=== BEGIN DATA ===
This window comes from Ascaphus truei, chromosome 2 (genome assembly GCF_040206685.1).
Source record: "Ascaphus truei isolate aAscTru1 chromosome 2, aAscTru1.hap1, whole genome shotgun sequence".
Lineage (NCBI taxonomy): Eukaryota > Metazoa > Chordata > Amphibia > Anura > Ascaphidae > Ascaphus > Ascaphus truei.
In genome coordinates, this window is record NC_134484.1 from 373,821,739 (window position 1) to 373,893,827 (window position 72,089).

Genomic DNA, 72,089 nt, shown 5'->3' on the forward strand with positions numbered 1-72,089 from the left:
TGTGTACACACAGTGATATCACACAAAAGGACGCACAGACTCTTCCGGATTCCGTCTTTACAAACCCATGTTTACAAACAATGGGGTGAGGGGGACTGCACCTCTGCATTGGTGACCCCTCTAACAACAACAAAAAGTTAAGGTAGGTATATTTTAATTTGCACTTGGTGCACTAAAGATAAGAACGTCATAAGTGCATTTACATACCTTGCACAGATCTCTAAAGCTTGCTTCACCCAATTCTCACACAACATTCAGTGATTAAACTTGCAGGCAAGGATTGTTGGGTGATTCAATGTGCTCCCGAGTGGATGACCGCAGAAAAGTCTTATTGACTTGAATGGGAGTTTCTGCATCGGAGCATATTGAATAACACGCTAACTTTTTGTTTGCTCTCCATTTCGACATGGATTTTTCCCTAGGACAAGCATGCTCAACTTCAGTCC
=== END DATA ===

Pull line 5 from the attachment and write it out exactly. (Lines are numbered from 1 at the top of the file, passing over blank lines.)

Genomic DNA, 72,089 nt, shown 5'->3' on the forward strand with positions numbered 1-72,089 from the left: